Desire for sinners to come to him, and delight without disparagement when they do; this is Jesus.  This is God.  Any voice that speaks differently comes from the evil one.  When you have trained yourself to recognize God’s voice you can begin to tune out those voices that contradict him.  Debating these voices and their accusations accomplishes nothing.

Imagine a woman in a crowded airport filled with all manner of noise.  She has returned from a long and arduous work assignment overseas.  In the distance she spots her husband who is there to meet her!  Suddenly the cacophony around her begins to fade.  The noise is still there, but it does not register in the same way.  All that matters to her now is reaching her husband.  As she walks, then runs, she begins to hear his voice in her head, carrying on a conversation even before they embrace.  Words that she has long desired to hear from him now arise in her heart even before they have been spoken from his lips.  When at last she embraces him, and he says to her, “I love you and I’m so happy that you are home,” she hears nothing else at all.

Instead of believing or even arguing with the voices of accusation, learn to cry out “Abba, Father!”  The lies of the devil cannot withstand the joyful words of the Spirit.

The Next Step – “Do You Hear What I Hear?”

Learning to hear and trust the voice of the Spirit as He speaks in Scripture and in our souls is incredibly liberating.  However, just listening to the Spirit’s song is not enough to keep the melody in your heart.  In order to experience joy regularly, we must sing the words of the Spirit to those around us.  Why?

Because we have drowned out the voice of the Spirit in their souls.

In our sinful relationships we are not only the accused, but the accuser as well.  Consider:

  • We have all insulted people, in effect declaring that they have no value.

  • We have judged people according to their appearance, skills, or usefulness to us, disregarding the glory of God that is stamped on every one of their cells.

  • We have selfishly taken from people for our own gratification, enjoying their work, their money, and even their bodies without gratitude, praise, and mutual giving.

  • We have failed to give hurting people our time, energy, and care, or we have done so grudgingly.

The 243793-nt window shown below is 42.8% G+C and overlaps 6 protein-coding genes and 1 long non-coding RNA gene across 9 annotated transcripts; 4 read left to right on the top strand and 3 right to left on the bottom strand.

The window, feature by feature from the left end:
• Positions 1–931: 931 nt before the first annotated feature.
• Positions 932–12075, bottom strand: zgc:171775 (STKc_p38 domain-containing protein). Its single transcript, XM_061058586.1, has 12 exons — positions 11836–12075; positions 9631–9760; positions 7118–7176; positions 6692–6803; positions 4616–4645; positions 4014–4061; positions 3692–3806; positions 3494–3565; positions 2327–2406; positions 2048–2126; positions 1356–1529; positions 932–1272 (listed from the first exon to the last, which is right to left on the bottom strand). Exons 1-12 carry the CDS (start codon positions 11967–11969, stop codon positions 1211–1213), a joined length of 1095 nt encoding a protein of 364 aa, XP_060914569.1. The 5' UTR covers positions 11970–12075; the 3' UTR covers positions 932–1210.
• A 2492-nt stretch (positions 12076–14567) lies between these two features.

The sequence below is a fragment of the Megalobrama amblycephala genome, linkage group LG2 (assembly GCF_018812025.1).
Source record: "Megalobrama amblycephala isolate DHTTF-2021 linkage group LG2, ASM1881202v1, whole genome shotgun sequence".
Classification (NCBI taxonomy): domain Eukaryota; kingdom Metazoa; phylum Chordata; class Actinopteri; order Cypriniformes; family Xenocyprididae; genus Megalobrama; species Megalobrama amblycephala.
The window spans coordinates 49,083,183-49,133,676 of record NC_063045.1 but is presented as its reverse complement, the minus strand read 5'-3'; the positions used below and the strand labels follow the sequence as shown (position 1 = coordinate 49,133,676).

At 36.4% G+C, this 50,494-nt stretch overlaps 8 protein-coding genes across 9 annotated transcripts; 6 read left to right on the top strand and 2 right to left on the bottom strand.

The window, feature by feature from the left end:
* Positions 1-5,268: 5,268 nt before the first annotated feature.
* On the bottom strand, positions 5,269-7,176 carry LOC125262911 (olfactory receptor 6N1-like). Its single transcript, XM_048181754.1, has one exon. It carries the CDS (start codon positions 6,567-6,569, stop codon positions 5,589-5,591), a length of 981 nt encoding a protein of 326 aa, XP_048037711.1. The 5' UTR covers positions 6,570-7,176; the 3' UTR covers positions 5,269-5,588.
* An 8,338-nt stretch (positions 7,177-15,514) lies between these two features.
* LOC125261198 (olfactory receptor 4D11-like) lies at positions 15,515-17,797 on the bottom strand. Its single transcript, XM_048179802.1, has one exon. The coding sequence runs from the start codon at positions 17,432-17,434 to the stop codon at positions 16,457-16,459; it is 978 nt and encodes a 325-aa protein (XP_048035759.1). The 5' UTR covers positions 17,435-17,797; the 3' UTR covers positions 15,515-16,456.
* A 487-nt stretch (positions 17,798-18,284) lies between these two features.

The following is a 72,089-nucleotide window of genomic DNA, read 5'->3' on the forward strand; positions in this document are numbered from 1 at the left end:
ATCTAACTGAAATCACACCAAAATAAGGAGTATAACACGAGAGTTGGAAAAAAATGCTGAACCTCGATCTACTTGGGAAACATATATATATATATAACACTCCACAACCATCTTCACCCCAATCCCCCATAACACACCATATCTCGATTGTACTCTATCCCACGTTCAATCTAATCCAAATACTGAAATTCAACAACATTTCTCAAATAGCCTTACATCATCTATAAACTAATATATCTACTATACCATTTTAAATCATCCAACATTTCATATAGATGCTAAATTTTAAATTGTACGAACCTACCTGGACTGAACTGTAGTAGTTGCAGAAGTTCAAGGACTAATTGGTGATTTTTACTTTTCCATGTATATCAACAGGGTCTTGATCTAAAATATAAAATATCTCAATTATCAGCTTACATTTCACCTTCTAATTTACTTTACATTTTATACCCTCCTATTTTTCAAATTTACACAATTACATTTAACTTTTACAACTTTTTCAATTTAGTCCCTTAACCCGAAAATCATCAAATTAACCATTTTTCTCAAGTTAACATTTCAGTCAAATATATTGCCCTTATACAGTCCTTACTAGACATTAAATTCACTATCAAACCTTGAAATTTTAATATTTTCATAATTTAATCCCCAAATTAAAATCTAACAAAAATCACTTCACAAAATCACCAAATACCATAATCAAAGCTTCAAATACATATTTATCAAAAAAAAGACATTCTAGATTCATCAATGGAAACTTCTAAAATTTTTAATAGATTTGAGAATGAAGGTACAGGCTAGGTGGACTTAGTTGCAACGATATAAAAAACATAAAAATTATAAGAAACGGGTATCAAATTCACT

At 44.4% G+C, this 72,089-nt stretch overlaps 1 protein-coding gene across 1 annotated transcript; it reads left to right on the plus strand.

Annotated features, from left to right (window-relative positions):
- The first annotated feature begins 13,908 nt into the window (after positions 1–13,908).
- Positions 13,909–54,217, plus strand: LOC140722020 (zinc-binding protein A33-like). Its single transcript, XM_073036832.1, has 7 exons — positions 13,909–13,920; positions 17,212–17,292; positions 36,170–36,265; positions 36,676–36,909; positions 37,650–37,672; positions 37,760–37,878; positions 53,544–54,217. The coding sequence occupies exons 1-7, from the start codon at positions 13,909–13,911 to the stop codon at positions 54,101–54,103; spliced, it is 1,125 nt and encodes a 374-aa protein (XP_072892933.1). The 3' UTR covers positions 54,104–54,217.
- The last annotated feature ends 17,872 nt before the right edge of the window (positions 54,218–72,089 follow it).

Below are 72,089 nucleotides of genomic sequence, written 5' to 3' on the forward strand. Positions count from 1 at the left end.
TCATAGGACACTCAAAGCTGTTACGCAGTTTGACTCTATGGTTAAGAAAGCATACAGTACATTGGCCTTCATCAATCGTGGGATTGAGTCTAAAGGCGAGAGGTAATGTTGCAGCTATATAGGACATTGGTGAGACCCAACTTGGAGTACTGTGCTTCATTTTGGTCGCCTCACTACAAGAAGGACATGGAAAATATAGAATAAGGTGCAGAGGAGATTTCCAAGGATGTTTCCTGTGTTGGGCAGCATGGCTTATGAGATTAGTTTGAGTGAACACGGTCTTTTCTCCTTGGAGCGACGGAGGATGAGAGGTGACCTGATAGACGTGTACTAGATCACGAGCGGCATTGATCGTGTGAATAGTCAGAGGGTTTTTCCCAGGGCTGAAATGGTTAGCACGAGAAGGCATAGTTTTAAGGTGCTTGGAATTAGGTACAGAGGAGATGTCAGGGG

• We have been physically abusive of some, and neglectful of others.

In what we’ve done and failed to do, in what we’ve said and failed to say, we have rejected those around us.  The rejections we have experienced can partially explain why we have acted this way, but they can never excuse our assaults upon our neighbors or our denials of their dignity.  Jesus sympathizes with us – he understands how the wounds that we have received tempt us to wound others – but his sympathy always calls us to repentance.  His song is no mere duet but a multi-part chorale, and he sings to you his song so that you can then teach it to the person next to you.  As Nouwen writes:

When we claim and constantly reclaim the truth of being the chosen ones, we soon discover within ourselves a deep desire to reveal to others their own chosenness.  Instead of making us feel that we are better, more precious or valuable than others, our awareness of being chosen opens our eyes to the chosenness of others.  That is the great joy of being chosen: the discovery that others are chosen as well.  In the house of God there are many mansions.

Healthy Christians who sing with the Spirit long to strengthen the voices of their brothers and sisters, because they realize that their own joy can never be full or lasting without others sharing that joy.  They desire just as much to hear new voices, those of people who have not heard or have not yet believed the word about Jesus.  They fight to suppress the voices of accusation that arise from poverty, neglect, and abuse, and that keep so many of God’s image bearers in chains.  Churches with rich fellowship, bold evangelism, and compassionate care of the poor are churches filled with Christians who have learned to be still long enough to hear and sing the song of the Spirit.  They are refuges for the guilty and shamed, families for the lonely and abused, and rehab centers for the proud and violent.

They are symphonies of joy.

The Third Week of Advent - a Season for Joy, Part 1

Linus repeats the “glad tidings of great joy” spoken by the angel to the shepherds.

Linus repeats the “glad tidings of great joy” spoken by the angel to the shepherds.